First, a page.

Late this summer, I found myself frequenting various Korean restaurants around Baltimore. While I was initially drawn to the late night adventures and ethnic delights, the little side dishes (Bancham) kept me coming back for more. As with most pickled/fermented things, the salty, spicy, vinegar flavors of kimchi stole my heart. I decided to try my hand at homemade vegan kimchi. The result was an apartment that smelled like a foul Korean kitchen and VERY strong kimchi. When mixed with rice/quinoa it’s bearable, but not as readably palatable as I had hoped. Disappointed with my end product, I decided to re-scour the web for alternative recipes using similar ingredients. I came across Food in Jars pickled carrots and daikon radish recipe, and figured I’d give it a go. I modified the recipe slightly by using packed brown sugar rather than white sugar. I figured it would result in a sweeter, richer flavor. While I haven’t opened the jars yet, I can already say that the aroma is 100x better than my late kimchi. ENJOY! and Happy All Hallow’s Eve!
“36 pounds of apples?! What are you going to do with all them apples?” A couple of weekends ago, we borrowed a car and drove out to Baugher’s Orchard near Westminster, MD. Though the parking was atrocious, the lines were long, and the harvest activities were in full force, I had applesauce on the mind, ALOT of applesauce. After our rigged up tractor ride, we manage to pick 36 lbs of every sweet variety available from Ida Red to Crispin. To say the least, after tasting 8 different varieties of apples TWICE, the beau was taking a bite for the taste then promptly spitting out apple chunks. I was originally inspired by A Beautiful Mess’s Maple Whisky Applesauce, but since I don’t have a slow cooker and didn’t have time to get to the liquor store Sunday afternoon, I ended up modifying the recipe to my liking. With 22 pounds of apples left, I ended up making another 6 pints of Cranberry apple sauce (Crap’plesauce) the following evening. To make this yourself, add 1-2 cups of frozen cranberries to the first step listed above. Instead of throwing out all of your apple peelings and cores you could use them in another recipe such as apple jam. Another option is to toss the peels with brown sugar and spices then bake them for an hour or two. Chopped up these would make a nice addition to overnight oats or cereals.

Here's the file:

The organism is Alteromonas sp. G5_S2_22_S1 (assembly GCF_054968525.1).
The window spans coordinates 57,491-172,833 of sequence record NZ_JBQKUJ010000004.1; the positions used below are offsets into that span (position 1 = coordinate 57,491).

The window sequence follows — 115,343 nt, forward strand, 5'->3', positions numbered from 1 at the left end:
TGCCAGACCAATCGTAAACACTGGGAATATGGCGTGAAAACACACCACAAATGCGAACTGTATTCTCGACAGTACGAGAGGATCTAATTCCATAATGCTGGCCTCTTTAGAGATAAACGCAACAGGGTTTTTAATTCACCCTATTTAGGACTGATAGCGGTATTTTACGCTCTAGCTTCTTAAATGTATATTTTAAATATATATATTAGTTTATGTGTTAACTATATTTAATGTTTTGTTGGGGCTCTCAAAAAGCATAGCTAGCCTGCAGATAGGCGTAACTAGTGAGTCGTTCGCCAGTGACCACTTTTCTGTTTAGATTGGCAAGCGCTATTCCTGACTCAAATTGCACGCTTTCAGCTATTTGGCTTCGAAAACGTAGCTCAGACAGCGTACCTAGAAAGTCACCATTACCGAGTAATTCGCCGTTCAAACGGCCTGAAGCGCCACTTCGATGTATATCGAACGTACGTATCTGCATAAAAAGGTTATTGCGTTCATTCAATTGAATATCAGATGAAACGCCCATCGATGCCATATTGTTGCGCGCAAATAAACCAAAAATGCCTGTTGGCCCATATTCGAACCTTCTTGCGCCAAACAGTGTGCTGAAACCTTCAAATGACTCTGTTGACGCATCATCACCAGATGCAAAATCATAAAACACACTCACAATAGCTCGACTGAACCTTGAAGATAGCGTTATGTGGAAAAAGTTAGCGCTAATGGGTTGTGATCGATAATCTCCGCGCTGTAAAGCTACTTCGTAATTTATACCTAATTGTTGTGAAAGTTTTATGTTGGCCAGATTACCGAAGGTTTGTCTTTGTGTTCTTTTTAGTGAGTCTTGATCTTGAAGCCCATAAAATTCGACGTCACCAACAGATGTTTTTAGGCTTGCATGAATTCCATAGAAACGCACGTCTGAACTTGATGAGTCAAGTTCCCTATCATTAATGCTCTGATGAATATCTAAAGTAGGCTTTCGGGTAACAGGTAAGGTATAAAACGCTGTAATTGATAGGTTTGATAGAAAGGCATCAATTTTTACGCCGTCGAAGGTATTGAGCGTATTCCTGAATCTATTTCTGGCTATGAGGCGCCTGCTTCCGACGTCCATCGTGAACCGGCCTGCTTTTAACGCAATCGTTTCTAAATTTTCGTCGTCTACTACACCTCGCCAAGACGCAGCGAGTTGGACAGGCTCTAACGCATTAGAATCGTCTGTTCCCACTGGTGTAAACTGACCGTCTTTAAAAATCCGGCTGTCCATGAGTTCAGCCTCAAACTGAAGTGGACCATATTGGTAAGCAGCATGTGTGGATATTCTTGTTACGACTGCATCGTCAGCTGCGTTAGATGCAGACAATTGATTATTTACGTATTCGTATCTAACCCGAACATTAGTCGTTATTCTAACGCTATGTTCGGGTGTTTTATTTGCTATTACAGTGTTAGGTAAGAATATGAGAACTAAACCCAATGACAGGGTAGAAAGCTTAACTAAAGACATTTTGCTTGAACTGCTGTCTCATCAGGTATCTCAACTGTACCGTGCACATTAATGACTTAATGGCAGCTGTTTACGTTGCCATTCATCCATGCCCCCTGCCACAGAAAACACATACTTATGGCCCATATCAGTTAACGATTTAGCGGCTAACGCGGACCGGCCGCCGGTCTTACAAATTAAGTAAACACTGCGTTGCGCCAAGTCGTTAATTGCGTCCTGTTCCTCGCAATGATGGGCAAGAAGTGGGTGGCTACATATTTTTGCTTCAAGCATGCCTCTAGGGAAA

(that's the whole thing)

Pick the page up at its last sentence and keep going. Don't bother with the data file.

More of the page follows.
Are you a beet hater? I personally always thought they tasted like dirt until someone cooked them for me correctly…. Since then I’ve been roasting and preparing them on my own mostly for salads, pastas, etc. I came across these golden beets at our local farmers market last Saturday and figured I’d 1) be a pain in the ass and ask the farmer if he could cut off the greens and weigh out 6lbs for me (while there was a line), and 2) give Old Fashion Family’s pickled beets a try. Just the other day someone mentioned that shredded pickled beets are a common condiment in South Africa and that she wasn’t surprised at all that I was considering the recipe. Though I’ve never tried pickled beets before, these are apparently not your typical pickled beets in that they have a hint of spice and onion. Rather than tossing the remaining beet juice, reserve it for another recipe calling for beet(le) juice, or better yet a natural tie-dye project.